Fuller v. Star Fiber Glass

Filing 129

ORDER denying 120 Motion for Judgment as a Matter of Law; denying 120 Motion for New Trial; finding as moot 121 Motion to Alter Judgment; finding as moot 122 Motion to Stay; granting 125 Motion to Withdraw and directing Clerk to close this case. Signed by Judge William R. Wilson, Jr on 6/24/09. (bkp)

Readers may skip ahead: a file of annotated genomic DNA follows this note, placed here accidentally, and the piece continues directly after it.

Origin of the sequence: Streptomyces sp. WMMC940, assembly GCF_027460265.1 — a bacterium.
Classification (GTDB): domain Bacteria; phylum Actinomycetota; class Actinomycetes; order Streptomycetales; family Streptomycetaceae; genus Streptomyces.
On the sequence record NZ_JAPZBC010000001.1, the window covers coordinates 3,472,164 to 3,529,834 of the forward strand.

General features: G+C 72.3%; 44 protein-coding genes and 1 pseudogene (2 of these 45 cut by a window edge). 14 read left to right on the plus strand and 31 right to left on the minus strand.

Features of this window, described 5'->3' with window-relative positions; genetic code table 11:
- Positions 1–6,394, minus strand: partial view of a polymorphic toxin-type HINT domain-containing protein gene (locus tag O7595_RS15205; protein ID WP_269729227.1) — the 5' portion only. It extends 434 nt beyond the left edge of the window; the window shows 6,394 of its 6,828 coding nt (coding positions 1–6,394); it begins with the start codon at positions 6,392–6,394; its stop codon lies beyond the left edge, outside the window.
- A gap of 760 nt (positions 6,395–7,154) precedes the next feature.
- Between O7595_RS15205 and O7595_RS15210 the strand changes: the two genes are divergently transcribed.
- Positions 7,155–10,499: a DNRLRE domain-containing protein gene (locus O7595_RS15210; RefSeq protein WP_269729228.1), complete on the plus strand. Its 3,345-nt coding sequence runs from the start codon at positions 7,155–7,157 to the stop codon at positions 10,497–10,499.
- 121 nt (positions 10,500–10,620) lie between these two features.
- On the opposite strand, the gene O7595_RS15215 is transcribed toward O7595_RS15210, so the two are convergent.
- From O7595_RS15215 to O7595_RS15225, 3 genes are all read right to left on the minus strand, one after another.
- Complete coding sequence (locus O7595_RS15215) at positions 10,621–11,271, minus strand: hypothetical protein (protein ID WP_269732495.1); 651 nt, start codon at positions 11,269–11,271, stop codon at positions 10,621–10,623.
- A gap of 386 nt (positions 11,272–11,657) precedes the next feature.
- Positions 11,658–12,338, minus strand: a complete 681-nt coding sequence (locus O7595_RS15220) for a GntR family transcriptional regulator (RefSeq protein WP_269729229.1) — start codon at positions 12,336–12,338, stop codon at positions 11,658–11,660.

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IN THE UNITED STATES DISTRICT COURT EASTERN DISTRICT OF ARKANSAS WESTERN DIVISION CAROL L. FULLER v. FIBER GLASS SYSTEMS, LP ORDER Pending are Defendant's Motion for Judgment as a Matter of Law or in the alternative a Motion for a New Trial (Doc. No. 120), Motion to Alter Judgment (Doc. No. 121), Motion to Stay Execution of Judgment (Doc. No. 122). Also pending is Plaintiff's Motion to Withdraw Punitive Damages Claim (Doc. No. 125). Responses were filed to each motion.1 For the reasons set out below: Defendant's Motion for Judgment as a Matter of Law or in the alternative a Motion for a New Trial is DENIED; Defendant's Motion to Alter Judgment is DENIED as MOOT; Defendant's Motion to Stay Execution of Judgment is DENIED as MOOT; and Plaintiff's Motion to Withdraw Punitive Damages Claim is GRANTED. I. BACKGROUND Plaintiff, Ms. Carol Fuller, was employed by Defendant, Fiber Glass Systems, LP, from October 2005, until May 2007, when Plaintiff voluntarily quit.2 On November 19, 2007, Plaintiff brought this action alleging claims of hostile work environment, disparate treatment, and retaliation.3 The trial began on April 14, 2009, and concluded on April 21, 2009.4 At the conclusion 4:07CV01120WRW DEFENDANT PLAINTIFF 1 Doc. Nos. 126, 128. Doc. No. 120. Doc. No. 1. Doc. Nos. 102, 106. -1- 2 3 4 of Plaintiff's case, Defendant orally requested Judgment as a Matter of Law5 on the following: discrimination and harassment claims; Defendant's Ellerth-Fargher affirmative defense; other issues of vicarious liability; front and back pay; compensatory damages; and punitive damages. At the close if its case, Defendant again sought Judgment as a Matter of Law, which I denied, although I reserved ruling on front and back pay and punitive damages.6 At 2:35 p.m. on April 21, 2009, the jury was instructed and began deliberations.7 At 4:44 p.m., I turned the case over to United States Magistrate Judge Beth Deere while I was away briefly.8 Before I returned, the jury returned its verdict at 5:14 p.m.9 The jury found for Defendant on Plaintiff's race discrimination claim, but found for Plaintiff on her claim of race harassment by a supervisor and race harassment by a non-supervisor.10 After Judge Deere received the verdict, I had a telephone conference with Judge Deere and both parties.11 Judge Deere then instructed the jury on punitive damage, but the jury was ultimately deadlocked 10-2 as to punitive damages.12 I gave the Allen13 charge, but the jury could not come to a unanimous decision. A mistrial was declared on the issue of punitive damages.14 5 Fed. R. Civ. P. 50(a). Doc. No. 106. Id. Id. Id. Doc. No. 111. Doc. No. 106. Id. Allen v. U.S., 164 U.S. 492 (1896). Doc. No. 106. -2- 6 7 8 9 10 11 12 13 14 Defendant now renews its Motion for Judgment as a Matter of Law, and in the alternative, a Motion for a New Trial15 arguing that: (1) there was insufficient evidence to establish that Plaintiff suffered severe or pervasive harassment; (2) Defendant did all that was legally necessary to avoid liability for the harassment; and (3) Plaintiff did not take full advantage of opportunities to avoid harm, so Defendant did not know to take prompt, remedial action.16 In the alternative, Defendant argues a new trial is warranted because: (1) the compensatory damages were excessive; (2) the jury considered impermissible factors while deliberating; (3) certain witnesses should not have been allowed to testify; (4) some jury instructions were improper; (5) the Allen charge was improper; and (6) Judge Deere should not have been allowed to handle the case while the jury was deliberating.17 II. DISCUSSION A. Judgment as a Matter of Law A motion for judgment as a matter of law following a jury verdict -- a.k.a. motion for judgment notwithstanding the verdict ("JNOV") -- is governed by Federal Rule of Civil Procedure 50. Judgment as a matter of law is appropriate when the evidence, viewed in the light most favorable to the verdict, was such that no reasonable juror could have returned a verdict for the nonmoving party.18 "Judgment as a matter of law is proper when the record contains no proof 15 16 17 18 Doc. No. 120. Id. Id. Minnesota Supply Co. v. Raymond Corp., 472 F.3d 524, 536 (8th Cir. 2006). -3- beyond speculation to support the verdict."19 The court does not weigh the evidence, determine the credibility of the witnesses, or substitute its conclusions for that of the jury. A court should review all of the evidence in the record, including any evidence unfavorable to the non-moving party, that "the jury is required to believe."20 When considering a JNOV motion, a court may reconsider evidence that was erroneously admitted, strike the evidence, and then make the determination, based on the properly admitted evidence, as to whether there was sufficient evidence to support the verdict.21 A trial judge who grants a JNOV should also rule conditionally on an alternative motion for new trial.22 1. Racial Harassment Claims The Supreme Court has stated that a hostile work environment exists when "the workplace is permeated with `discriminatory intimidation, ridicule, and insult' that is `sufficiently severe or pervasive to alter the conditions of the victim's employment and create an abusive working environment.'"23 To establish a prima facie case of hostile work environment, Plaintiff must prove that (1) she belongs to a protected group; (2) she was subjected to 19 Larson by Larson v. Miller, 76 F.3d 1446, 1452 (8th Cir. 1996). 9B CHARLES A. WRIGHT & ARTHUR R. MILLER, FEDERAL PRACTICE AND PROCEDURE 2529 (3d ed. 2008) (citing Reeves v. Sanderson Plumbing Prods., 530 U.S. 133 (2000)). Weisgram v. Marley Co., 528 U.S. 440, 455-56 (2000) (Finding no abuse of discretion when the appellate court excluded expert testimony and instructed that judgment be entered as a matter of law, since, without the erroneously admitted testimony, there was insufficient evidence to support the jury verdict. The Supreme Court rejected Plaintiff's assertion "that allowing courts of appeals to direct the entry of judgment for defendants will punish plaintiffs who could have shored up their cases by other means had they known their expert testimony would be found inadmissible." The Court recognized that "although [Plaintiff] was on notice every step of the way that [Defendant] was challenging his experts, he made no attempt to add or substitute other evidence."). 22 21 20 Montgomery Ward & Co. v. Duncan, 311 U.S. 243, 253-54 (1940). Harris v. Forklift Sys., Inc., 510 U.S. 17, 21 (1993) (citations omitted). -4- 23 unwelcome harassment; (3) the harassment was based on race; (4) the harassment affected a term, condition, or privilege of her employment; and (5) Defendant knew or should have known of the harassment and failed to take proper remedial action.24 To determine if the work environment was hostile, courts must look "at all the circumstances, which may include the frequency of the discriminatory conduct; its severity; whether it is physically threatening or humiliating, or a mere offensive utterance; and whether it unreasonably interferes with an employee's work performance."25 a. Frequency and Severity of Harassment "By their nature, hostile work environment claims are not isolated incidents, but rather entail ongoing and repeated conduct."26 "The `unlawful employment practice' therefore cannot be said to occur on any particular day. It occurs over a series of days or perhaps years and, in direct contrast to discrete acts, a single act of harassment may not be actionable on its own."27 Defendant first argues that there were only three isolated incidents of harassment -- two by Plaintiff's co-worker, Ms. Patty Holmes, and one by Plaintiff's supervisor, Mr. Dale Smith.28 Specifically, Defendant points to Plaintiff's testimony that: (1) on or about her first day at work, Ms. Holmes told her that "she had attended a predominantly all-black school in Memphis and that she didn't like blacks, but she said that if [Plaintiff] didn't cause her any stress or tension, that she would try to tolerate [Plaintiff]"; (2) Patty Holmes told her she could not speak with 24 Tatum v. City of Berkley, 408 F.3d 543, 550 (8th Cir. 2005). Al-Zubiday v. TEK Industries, Inc., 406 F.3d 1030, 1038 (citing Harris, 510 U.S. at 23). 25 Soto v. John Morrell & Co., 285 F.Supp.2d 1146, 1167 (N.D. Iowa 2003) (citing Nat'l R.R. Passenger Corp. v. Morgan, 536 U.S. 101, 115 (2002). 27 26 Morgan, 536 U.S. at 115 (citing Harris, 510 U.S. at 21). Doc. No. 120. -5- 28 customers on the phone "because the customers are used to hearing a certain voice over the phone and they're not used to hearing a black voice or ethnic voice over the phone"; and (3) on one occasion, Mr. Smith was "making gestures like a monkey or something, a gorilla."29 In addition to the three incidents discussed above, Plaintiff cites ten different instances of discrimination that occurred while Plaintiff worked for Defendant. Plaintiff states that she was: (1) not allowed to have access codes for the telephone, copier, and fax machine; (2) often referred to as "girl" by Dale Smith, while her co-workers were called by their names; (3) constantly yelled at by Dale Smith; (4) not allowed to attend office luncheons, or participate in parties; (5) not given proper training, in an effort to allow her to fail at her job; (6) constantly being told that she really did not want this job, because it was too hard; (7) questioned the day after she returned as to why she returned to work; (8) constantly being monitored when she went to the restroom on her breaks; (9) subjected to hostility whenever Plaintiff asked questions; and (10) routinely intimidated by Mr. Smith when he would stand behind her chair for about five minutes, without saying anything.30 Plaintiff provided "more than a few isolated incidents of harassment" which "is sufficient to establish a hostile work environment."31 Further, as Plaintiff points out, "[j]ust because hostility is not accompanied with racially derogatory name calling, [that] does not necessarily mean that the hostility is not based on race."32 These incidents all occurred in less than two 29 30 Id. Doc. No. 127. Kimzey v. Wal-Mart Stores, Inc., 107 F.3d 568, 574 (8th Cir. 1997) (citing Hall v. Gus Constr. Co., 842 F.2d 1010 (8th Cir. 1988)). 32 31 Doc. No. 127. -6- months, and the Eighth Circuit has found fewer incidents spread over a longer time frame to be actionable.33 Thus, Plaintiff has met her burden. With respect to severity, it seems to me that the harassing conduct complained of by Plaintiff was, in fact, severe enough for a jury to find a hostile work environment.34 Based on the record, I cannot conclude that the jury's verdict was unreasonable. b. Ellerth-Faragher Defense Defendant reasserts35 the Ellerth-Faragher affirmative defense,36 which allows an employer to escape liability for its employee's illegal actions if two elements are met: (1) the employer exercised reasonable care to prevent and promptly correct any harassing behavior (prevention/correction prongs); and (2) the employee unreasonably failed to take advantage of the preventative or corrective opportunities provided by the employer or to avoid harm otherwise.37 See Green v. Franklin Nat'l Bank of Minneapolis, 459 F.3d 909, 911-12 (8th Cir. 2006) (explaining that in that case, "there [were] eight alleged instances of [plaintiff's co-worker] using racially intensive terms toward [plaintiff] in a three-month time frame. We have found just a few incidents in a longer time span to be sufficient for a hostile work environment claim.") (citing Reedy v. Quebecor Printing Eagle, Inc., 333 F.3d 906, 908-09 (8th Cir. 2003)). Green, 459 F.3d at 911 (quoting White v. BFI Waste Servs. LLC, 375 F.3d 288, 289 (4th Cir. 2004) ("To suggest that a human being's physical appearance is essentially a caricature of a jungle beast goes far beyond the mere unflattering; it is degrading and humiliating in the extreme.")). 35 34 33 Doc. No. 120. Faragher v. City of Boca Raton, 524 U.S. 775 (1998); Burlington Indus., Inc. v. Kimberly B. Ellerth, 524 U.S. 742 (1998). 37 36 Weger v. City of Ladue, 500 F.3d 710, 718 (8th Cir. 2007). -7- i. Employer Exercised Reasonable Care Element "The first element of the affirmative defense imposes two requirements on employers, they must have (1) exercised reasonable care to prevent [racial] harassment (the `prevention prong') and (2) promptly corrected any [racial] harassment that did occur (the `correction prong')."38 The prevention prong seeks to deter by giving credit "to employers who make reasonable efforts to discharge their duty."39 "The correction prong requires the [employer] to demonstrate that it `exercised reasonable care . . . to correct promptly any [racially] harassing b e h a v i o r . ' " 40 As I explained when I denied Defendant's Motion for Summary Judgment on this issue,41 Plaintiff admitted that she received Defendant's harassment and discrimination policy when she began working in October, 2005, as well as the revised edition in June, 2006.42 Also, Mr. Randy Stockman conducted an investigation based on Plaintiff's complaint from Mr. Ron Winfrey.43 Therefore, it appears that Defendant did "exercise reasonable care to prevent and promptly correct any harassing behavior,"44 and has satisfied the first prong. ii. Plaintiff Unreasonably Failed to Avoid Harm Element Although "proof that an employee failed to fulfill the corresponding obligation of reasonable care to avoid harm is not limited to showing any unreasonable failure to use any 38 Id. at 719 (citations omitted). Id. (internal quotations and citations omitted). Id. (quoting Faragher, 524 U.S. at 807). Doc. No. 37. Id. Id. Weger, 500 F.3d at 718. -8- 39 40 41 42 43 44 complaint procedure provided by the employer, a demonstration of such failure will normally suffice to satisfy the employer's burden under the second element of the defense."45 There is also "no bright line rule as to when a failure to file a complaint becomes unreasonable."46 Defendant contends that Plaintiff unreasonably delayed filing a discrimination complaint.47 Defendant claims that Plaintiff "did not report the alleged harassment for over two months,"48 and that "for months Plaintiff delayed in reporting the alleged harassment by Patty Holmes to anyone."49 However, Defendant fails to provide any testimony to support its argument. In fact, Plaintiff began working in Defendant's front office on September 4, 2006,50 and Mr. Winfrey testified that Plaintiff met with him to discuss her complaint on a Thursday in October, 2006, which was only "weeks after she took the position."51 Further, Defendant fails to show52 that Plaintiff "unreasonably failed to take advantage of any preventative or corrective opportunities . . . ."53 Both parties agree that Plaintiff complained 45 Id. at 724 (internal quotations omitted) (quoting Faragher, 524 U.S. at 807). Id. (quoting Reed v. MBNA Mktg. Sys., Inc., 333 F.3d 27, 35 (1st Cir. 2003)). Doc. No. 120. Doc. No. 127. Id. Doc. No. 104. Doc. No. 103. Doc. No. 120. Williams v. Missouri Dep't of Mental Health, 407 F.3d 972, 976 (8th Cir. 2005). -9- 46 47 48 49 50 51 52 53 to Mr. Marsenburg more than once before quitting in late October, 2006.54 The jury determined that Plaintiff did not act unreasonably.55 I see no reason to overturn the jury's finding. 2. Compensatory Damages Defendant next argues that Plaintiff did not suffer a "`genuine injury' that would justify an award of any compensatory damages, no less $65,000.00 in damages."56 Defendant contends that Plaintiff offered only her own testimony regarding damages, and that even her own testimony that she felt "bad" is insufficient.57 "An award of damages for emotional distress must be supported by competent evidence of `genuine injury.'"58 A compensatory damage award for emotional distress damages "may be based solely on plaintiff's own testimony."59 Plaintiff argues, and I agree, that the circumstances were such that the verdict was appropriate.60 At trial, Plaintiff testified that she suffered emotional distress from Defendant's discriminatory treatment: [PLAINTIFF'S ATTORNEY]: I know we're kind of limited on time. I just want to ask you just a few more questions, Ms. Fuller. As a result of the treatment that you received in the front office, did you have to seek any type of medical treatment? Once I come back, I went to my doctor because I was having problems dealing with it because I've never had to [PLAINTIFF]: 54 Doc. Nos. 120, 127. Doc. No. 106. Doc. No. 120. Id. 55 56 57 58 Forshee v. Waterloo Indus., Inc., 178 F.3d 527, 531 (8th Cir. 1999) (quoting Carey v. Piphus, 435 U.S. 247, 264 n.20 (1978)). Forshee, 178 F.3d at 531 (citing Delph v. Dr. Pepper Bottling Co., 130 F.3d 349, 35758 (8th Cir. 1997)). 60 59 Doc. No. 127. -10- deal with that, and I couldn't sleep and I couldn't eat. I was sick at the stomach. I was stressed out. I felt that I had let the people in the factory down, the coworkers. I felt that I had let them down. And so I went to my doctor. *** [PLAINTIFF]: [My doctor] gave me some -- I think it was Wellbutrin, something like that.61 At trial, Mr. Winfrey testified that because Plaintiff was so upset about Defendant's discriminatory treatment, he gave her some time off of work.62 Paired with the trial testimony of other witnesses, Plaintiff's testimony was sufficient to establish emotional damages. There is a "legally sufficient evidentiary basis for a reasonable jury to find for the non moving party,"63 and the verdict must stand. B. Motion for a New Trial A court may grant a motion for a new trial on some or all the issues if, in the case of a jury trial, "for any reason for which a new trial has heretofore been granted in an action at law in federal court."64 "A new trial should be granted only if the evidence weighs heavily against the 61 Doc. No. 104. Doc. No. 103. Fed. R. Civ. P. 50(a)(1). Fed. R. Civ. P. 59(a). -11- 62 63 64 verdict."65 The key inquiry is whether I should grant a new trial "to avoid a miscarriage of j u s t i c e . " 66 1. Compensatory Damage Award and Remittitur Defendant next contends that I should vacate the compensatory damage award,67 and in the alternative, that I should reduce the award through remittitur.68 "A district court has broad discretion in determining whether to grant or deny a motion to alter or amend judgment pursuant to Rule 59(e)."69 "A new trial is appropriate where the verdict is against the clear weight of the evidence, clearly excessive, or the result of passion or prejudice."70 "Rule 59(e) motions serve the limited function of correcting manifest errors of law or fact or to present newly discovered evidence."71 Maxfield v. Cintas Corp., No. 2, 563 F.3d 691, 694 (8th Cir. 2009) (citing U.S. v. Rodriguez, 812 F.2d 414, 417 (8th Cir. 1987)). McKnight By and Through Ludwig v. Johnson Controls, Inc., 36 F.3d 1396, 1400 (8th Cir. 1994) (citing Beckman v. Mayo Found., 804 F.2d 435, 439 (8th Cir. 1986)). 67 66 65 Fed. R. Civ. P. 59(e). Doc. No. 120. 68 Lowry ex rel. Crow v. Watson Chapel Sch. Dist, 540 F.3d 752, 761 (8th Cir. 2009) (quoting U.S. v. Metro. St. Louis Sewer Dist., 440 F.3d 930, 933 (8th Cir. 2006)). MacGregor v. Mallinckrodt, Inc., 373 F.3d 923, 930 (8th Cir. 2004) (citing Ouachita Nat'l Bank v. Tosco Corp., 686 F.2d 1291, 1294 (8th Cir. 1982)). Lowry, 540 F.3d at 761 (quoting Metro. St. Louis Sewer Dist., 440 F.3d at 993) (emphasis added). -1271 70 69 Defendant argues that there was no evidence of any medical treatment or injury of any kind.72 However, Plaintiff was awarded $65,000 at trial for emotional damages, and a $65,000 judgment is in-line with damages stemming from employment discrimination.73 Remittitur is appropriate when the court "believes the jury's award is unreasonable on the facts"74 or "when the verdict is so grossly excessive as to shock the court's conscience."75 Defendant offers no evidence76 that the verdict is "so grossly excessive the result is monstrous or shocking."77 Thus, I agree with Plaintiff that the verdict should stand. 2. Factors Jury Considered When Deliberating Punitive Damages Defendant also contends that the jury considered and possibly included punitive damages in its compensatory damage verdict.78 Defendant bases its argument on the presiding juror's statement: "I think we took [punitive damages] into consideration when we put those amounts 72 Doc. No. 120. See Kim v. Nash Finch Co., 123 F.3d 1046, 1067 (8th Cir. 1997) ("After carefully reviewing the evidence, we conclude that, although an award of $1.75 million for emotional distress is grossly excessive, an award of $100,000 is not.); Kimzey, 107 F.3d at 570 ($35,000); Turic v. Holland Hospitality, Inc., 86 F.3d 1211, 1215-16 (6th Cir. 1996) (listing cases in which damages for emotional distress ranged from $40,000 to $150,000); Kientzy v. McDonnell Douglas Corp., 990 F.2d 1051, 1054 (8th Cir. 1993) ($150,000); Rush v. Scott Specialty Gases, Inc., 930 F. Supp. 194, 199 (E.D. Pa. 1996) ($100,000). Ross v. Kansas City Power & Light Co., 293 F.3d 1041, 1049 (8th Cir. 2002) (quoting Johansen v. Combustion Eng'g, Inc., 170 F.3d 1320, 1331-32 (11th Cir. 1999)). Hite v. Vermeer Mfg. Co., 446 F.3d 858, 869 (8th Cir. 2006) (quoting Am. Bus. Interiors, Inc. v. Haworth, Inc., 798 F.2d 1135, 1146 (8th Cir. 1986)). 76 75 74 73 Doc. No. 120. Hite, 446 F.3d at 869 (quoting Callantine v. Staff Builders, Inc., 271 F.3d 1124, 1133 (8th Cir. 2001)). 78 77 Doc. No. 120. -13- on the [compensatory damages] form that we just turned in to you."79 At that juncture, the jury had not been read the punitive damages instruction because the trial was bifurcated.80 I agree with Plaintiff that the jury could not have considered punitive damages because it had not been instructed on this matter.81 Even when given the opportunity, the jury could not agree on whether to give Plaintiff punitive damages.82 In addition, Defendant raised this issue in its Renewed Motion for Judgment as a Matter of Law.83 In denying that motion, I noted "that defense counsel cites no authority for its argument that Juror No. 11's statement `demonstrates that no reasonable jury could conclude punitive damages should be assessed against FGS.'"84 It appears nothing has changed. 3. Testimony of Dwight Marsenburg and Floyd Beavers Defendant contends that "[t]he Court's failure to exclude the testimony of Dwight Marsenburg and Floyd Beavers . . . are examples of harmful errors which affected `a substantial right' of Defendant and that would likely change the trial result."85 Plaintiff's response is that these issues already have been briefed by the parties.86 I stand by my previous rulings. It seems 79 Doc. No. 106. Id. Doc. No. 127. 80 81 Schlier v. Rice, No. 3:04-CV-1863, 2009 WL 1323564, at *4 (M.D. Pa. May 7, 2009) (upholding the jury's verdict despite argument that the jury improperly included punitive damages in its compensatory damages verdict because the jury had not received punitive damages instruction yet, had not considered evidence on punitive damages and did not award punitive damages when given the opportunity). 83 82 Doc. No. 101. Doc. No. 117 (quoting Doc. No. 101). Doc. No. 120. Doc. No. 127. -14- 84 85 86 to me that the testimony of Mr. Marsenburg and Mr. Beavers is relevant and allowing such testimony did not constitute error. 4. Closing Instructions and Verdict Form No. 2 Defendant next contends that Closing Instruction Nos. 4, 7, 8, 9, and 10, as well as Verdict Form No. 2, were improper. Plaintiff argues, and I agree, that "[t]hese matters were previously objected to, argued, and ruled on by the court." Again, I stand by my previous rulings; therefore, a new trial with respect to these instructions and verdict form is not warranted. 5. Allen Charge Defendant argues that the Allen charge was inappropriate and put Defendant at a disadvantage because the Allen charge reaffirmed to the jury that they could ultimately remain d e a d l o c k e d .8 7 In United States v. Aldridge,88 the Eighth Circuit held that "the issuance of an Allen charge is neither inherently coercive nor prejudicial."89 Rather, "[i]n order to determine if the charge was improper due to coercive effect, the court must evaluate the context in which [the Allen charge] was given."90 There are four factors to consider when determining "whether an Allen charge was impermissibly coercive: (1) the content of the instruction; (2) the length of deliberation after the Allen charge was issued; (3) the total length of the deliberation; and (4) any indicia that the jury was coerced or pressured."91 87 Doc. No. 120. 413 F.3d 829 (8th Cir. 2005). Id. at 832 (citing United States v. Cortez, 935 F.2d 135, 141 (8th Cir. 1991)). 88 89 Aldridge, 413 F.3d at 832 (citing United States v. Felix, 996 F.2d 203, 208 (8th Cir. 1993); United States v. Robinson, 953 F.2d 433, 436 (8th Cir. 1992)). 91 90 Id. at 832 (citing United States v. Warfield, 97 F.2d 1014, 1022 (8th Cir. 1996)). -15- In Aldridge, the Eighth Circuit held that the Allen charge was non-coercive in content because it mirrored the model instruction in the Eighth Circuit Manual of Model Criminal Jury Instructions.92 The Allen charge that I gave93 was nearly identical to the standard instruction from the Manual of Model Civil Jury Instructions for the District Courts of the Eighth Circuit.94 Additionally, in Aldridge, the jury deliberated for roughly twenty minutes after hearing the Allen charge.95 The Eighth Circuit held that was permissible because "there is no record of how the jury was split at the time of deadlock, it is impossible to speculate as to what switching or convincing took place after the district court issued the Allen charge."96 Here, the jury deliberated for roughly twenty minutes after I read the Allen charge.97 Even though the parties and I knew the jury was split 10-2,98 we did not know which way the jury was split or how strong the jurors' convictions were.99 The trial in Aldridge lasted two days, and the jury deliberated for a total of two hours and forty-two minutes.100 The Eighth Circuit determined that the total deliberation time was not "so disproportionate as to raise an inference that the Allen charge coerced the jury."101 The trial in the 92 Id. at 832-33 (citing United States v. Thomas, 946 F.2d 73, 76 (8th Cir. 1991). Doc. No. 106. Eighth Circuit Model Civil Jury Instruction Number 3.07. Aldridge, 413 F.3d at 833. Id. Doc. No. 106. I received a note from the jurors which stated they were deadlocked 10-2. Doc. No. 106. Aldridge, 413 F.3d at 833. Id. (internal quotation omitted). -16- 93 94 95 96 97 98 99 100 101 present case lasted five days,102 and the jury deliberated for over two and one-half hours on compensatory damages103 and for over an hour on punitive damages.104 There are no other factors that would influence or coerce the jury.105 Defendant only claims that the Allen charge was inappropriate based on how long the jury deliberated after the Allen charge was read, and does not claim any other basis for coercion.106 Accordingly, the Allen charge was appropriate. 6. Magistrate Judge's Authority Defendant finally contends that Judge Deere did not have authority to preside over the trial in my absence.107 The parties were advised at 4:44 p.m. that Judge Deere would sit for me for a short period of time while I was out. She began to preside at 5:14 p.m. Defendant interposed no objection. It seems to me that an objection should have been made at that time -not well after the trial was over (in post-trial motions). Even if Defendant did not waive its objection, Judge Deere's participation was permissible. The Federal Magistrate Judges Act108 provides two situations when a magistrate judge may preside over civil litigation matters: (1) when both parties consent,109 or (2) when the district court judge assigns certain "additional duties" to the magistrate judge, so long as the 102 Doc. Nos. 102-06. Doc. No. 106. Id. Aldridge, 413 F.3d at 833. Doc. No. 106. Doc. No. 120. 28 U.S.C. 631-639. 28 U.S.C. 636(c)(1). -17- 103 104 105 106 107 108 109 "additional duties" are not inconsistent with the Constitution and laws of the United States.110 For a magistrate to have jurisdiction when both parties consent, there must be a "clear and unambiguous statement in the record of the affected parties' consent to the magistrate judge's jurisdiction."111 The parties did not explicitly consent to Judge Deere presiding over the trial in my absence,112 and, therefore, there was no express consent. However, Judge Deere did have authority to proceed in my absence because I assigned her the tasks of accepting the verdict and reading the pre-determined punitive damage instruction, if I had not returned. Both tasks are "additional duties" that may be assigned to a magistrate judge.113 In United States v. Demarrias,114 the Eighth Circuit upheld the magistrate judge's presiding over a deliberating jury and accepting the jury's verdict because the magistrate judge was merely acting as an "intermediary" between the jury and the judge.115 Although not physically present, the district court judge "maintained full control of the proceedings by telephone."116 The court reasoned that "[i]f a non-Article III judge may constitutionally make 110 28 U.S.C. 636(b)(3). Harris v. Folk. Const. Co., 138 F.3d 356, 369 (8th Cir. 1998) (citations omitted). Doc. Nos. 120, 127. 111 112 Harris, 138 F.3d at 370 (holding that "[t]he ministerial tasks of supervising a jury and receiving its verdict on behalf of an Article III judge are among those additional duties delegable under 636(b)(3)") (citations omitted). 114 113 876 F.2d 674 (8th Cir. 1989). Id. at 677 (explaining that the magistrate judge's tasks only included "taking the jury's question, contacting the district judge, and then conveying the answer to the jury"). 116 115 Id. -18- preliminary findings of fact and credibility in pretrial motions . . . then it seems clear that a magistrate may simply relay a district judge's instructions to the jury or to the parties."117 Here, Judge Deere simply oversaw the deliberating jury while I was away briefly. Judge Deere accepted the jury's verdict, accompanied both parties to chambers, participated in a conference call with me to discuss the punitive damages instruction, and then gave the punitive damages instruction. Judge Deere specifically avoided making any findings of fact or conclusions of law.118 In fact, when Defendant renewed its Rule 50 motions, Judge Deere declined to rule on the motion: [MAGISTRATE JUDGE]: I'll let the record show that you have renewed your motion. And as you know, I'm not in a position to rule on it, but Judge Wilson will rule on that when he returns.119 Judge Deere merely acted as an intermediary in my short absence; therefore, her actions were permissible. C. Motion to Alter or Amend Judgment, Motion to Stay Execution of Judgment, Motion to Withdraw Punitive Damages Claim On June 4, 2009, Defendant filed the Motion to Alter Judgment.120 Defendant contends that the Judgment be amended to: (1) exclude all extraneous information; (2) enter judgment in favor of Defendant on Plaintiff's race discrimination claim (Verdict Form No. 1); and (3) eliminate any statement regarding post-judgment interest.121 117 Id. (internal citations omitted). Doc. No. 106. Id. Doc. No. 121. Id. -19- 118 119 120 121 Defendant also filed the Motion to Stay Execution of Judgment.122 Defendant argues that: (1) based on Rule 62(b) of the Federal Rules of Civil Procedure, "the Court may stay the execution of a judgment pending disposition of the opposing party's Rule 50 and Rule 59 motions"; (2) "the Court may stay execution on a partial judgment until the entry of a later judgment disposing of additional claims"; and (3) in the alternative, "because the Judgment is not a final judgment or a final partial judgment, Plaintiff should not be allowed to execute on the Judgment at this time."123 It appears that both motions are now moot because Plaintiff filed her Motion to Withdraw Punitive Damages Claim on June 18, 2009.124 Defendant does not oppose Plaintiff's Motion to Withdraw Punitive Damages Claim. Because punitive damages is no longer an issue in this case, a new final Judgment will be entered. I need not address the merits of Defendant's two motions discussed above, although the new, final Judgment will reflect some of the arguments posed by Defendant. CONCLUSION Based on the findings of fact and conclusions of law above, Defendant's Motion for Judgment as a Matter of Law or in the alternative a Motion for New Trial (Doc. No. 120) is DENIED, Defendant's Motion to Alter Judgment (Doc. No. 121) is DENIED as MOOT, and Defendant's Motion to Stay Execution of Judgment (Doc. No. 122) is DENIED as MOOT. Further, Plaintiff's Motion to Withdraw Punitive Damages Claim (Doc. No. 125) is GRANTED. 122 123 124 Doc. No. 122. Id. Doc. No. 125. -20- Plaintiff's punitive damages claim is DISMISSED. A new, final Judgment will accompany entry of this Order. The Clerk of the Court is directed to close this case. IT IS SO ORDERED this 24th day of June, 2009. /s/Wm. R. Wilson, Jr. UNITED STATES DISTRICT JUDGE -21-